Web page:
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TERNATIONAL TECHNICAL COOPERATION ACT OF 1949

(“POINT IV” PROGRAM)

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i 1950

COMMITTEE ON FOREIGNATPATRS
HOUSE OF REPRESENTATIVES

EIGHTY-FIRST CONGRESS

FIRST SESSION

ON

H. R. 5615

A BILL TO PROMOTE THE FOREIGN POLICY
OF THE UNITED STATES AND TO AUTHORIZE
PARTICIPATION IN A COOPERATIVE ENDEAVOR
FOR ASSISTING IN THE DEVELOPMENT OF
ECONOMICALLY UNDERDEVELOPED AREAS

OF THE WORLD

SEPTEMBER 27, 28, 30, OCTOBER 3, 4, 5, 6, AND 7, 1949

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JOHN KEE, West Virginia, Chairman
JAMES P. RICHARDS, South Carolina CHARLES A. EATON. New Jersey
JOSEPH L. PFEIFER, New York

ROBERT B. CHIPERFIELD, Illinois THOMAS S. GORDON, Illinois

JOHN M. VORYS, Ohio HELEN GAHAGAN DOUGLAS, California FRANCES P. BOLTON, Ohio MIKE MANSFIELD, Montana

LAWRENCE H. SMITH, Wisconsin THOMAS E. MORGAN, Pennsylvania CHESTER E. MERROW, New Hampshire LAURIE C. BATTLE, Alabama

WALTER H. JUDD, Minnesota GEORGE A. SMATHERS, Florida

JAMES G. FULTON, Pennsylvania
A. S. J. CARNAHAN, Missouri

JACOB K. JAVITS, New York
THURMOND CHATHAM, North Carolina JOHN DAVIS LODGE, Connecticut
CLEMENT J. ZABLOCKI, Wisconsin DONALD L. JACKSON, California
A. A. RIBICOFF, Connecticut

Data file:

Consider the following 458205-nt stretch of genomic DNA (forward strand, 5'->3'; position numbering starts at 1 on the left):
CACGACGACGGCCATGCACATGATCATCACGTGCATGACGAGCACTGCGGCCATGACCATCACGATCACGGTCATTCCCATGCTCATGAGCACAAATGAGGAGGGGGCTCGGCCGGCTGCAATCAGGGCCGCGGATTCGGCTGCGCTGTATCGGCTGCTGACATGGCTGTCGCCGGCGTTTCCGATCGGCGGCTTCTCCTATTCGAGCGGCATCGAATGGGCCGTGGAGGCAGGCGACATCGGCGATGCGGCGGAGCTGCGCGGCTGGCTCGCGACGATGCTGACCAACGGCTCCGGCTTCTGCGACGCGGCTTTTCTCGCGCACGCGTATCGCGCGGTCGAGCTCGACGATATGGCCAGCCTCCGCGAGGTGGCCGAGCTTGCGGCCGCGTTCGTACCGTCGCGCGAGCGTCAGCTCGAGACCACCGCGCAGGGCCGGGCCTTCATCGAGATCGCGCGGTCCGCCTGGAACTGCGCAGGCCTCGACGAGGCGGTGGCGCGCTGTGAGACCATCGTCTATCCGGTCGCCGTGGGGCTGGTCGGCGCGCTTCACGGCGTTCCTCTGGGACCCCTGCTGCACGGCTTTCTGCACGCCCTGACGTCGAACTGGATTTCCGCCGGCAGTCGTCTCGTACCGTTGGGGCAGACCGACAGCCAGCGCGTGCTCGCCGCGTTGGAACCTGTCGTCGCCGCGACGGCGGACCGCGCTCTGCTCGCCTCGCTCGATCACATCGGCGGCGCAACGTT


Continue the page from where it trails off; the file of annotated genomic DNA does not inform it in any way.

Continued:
OMAR BURLESON, Texas

BOYD CRAWFORD, Administrative Officer and Committee Clerk
CHARLES B. MARSHALL, Staff Consultant
IRA E. BENNETT, Staff Consultant
SHELDON Z. KAPLAN, Staff Consultant
GEORGE LEE MILLIKAN, Staff Consultant
JUNE NIGH, Staff Assistant
WINIFRED OSBORNE, Staff Assistant
DORIS LEONE, Staff Assistant
MABEL HENDERSON, Staff Assistant
MARY G. CHACE, Staf Assistant

II

CONTENTS

LIST OF WITNESSES

uesday, September 27, 1949:

Page

- Hon. James E. Webb, Under Secretary of State---

4-9, 21-414

- Hon. Willard L. Thorp, Assistant Secretary of State for Economic

Affairs --

9-39

Tednesday, September 28, 1949:

- Hon. Charles F. Brannan, Secretary of Agriculture_-

43-63

riday, September 30, 1949:

Hon. Oscar Ewing, Administrator, Federal Security Administration - 65–79

- Hon. Nelson Rockefeller, formerly Coordinator of Inter-American

Affairs ---

79-97

onday, October 3, 1949:

Austin T. Foster, chairman of the treaty committee, National Foreign

Trade Council.

99-120

uesday, October 4, 1949 :

Hon. Charles Sawyer, Secretary of Commerce

121-132

Wynn C. Fairfield, secretary for general administration, Foreign Mis-

sions Conference---

132–153

fednesday, October 5, 1949:

L. G. Shreve, president, Counsel Services, Inc---

163-170

Dr. Gerald Winfield, formerly with Office of War Information----- 170-174

Hon. Christian A. Herter, Representative in Congress from the State

of Massachusetts

180–207

Rayford Logan, representing the National Association for the Ad-

vancement of Colored People ---

208–213

Hyde G. Buller, representing the Agricultural Development, Inc---- 213-217

nursday, October 6, 1949:

Hon. Spruille Braden, formerly Assistant Secretary of State in charge

of American Republic Affairs----

219-256V

Thomas M. Tarleau, attorney, of New York-

256–265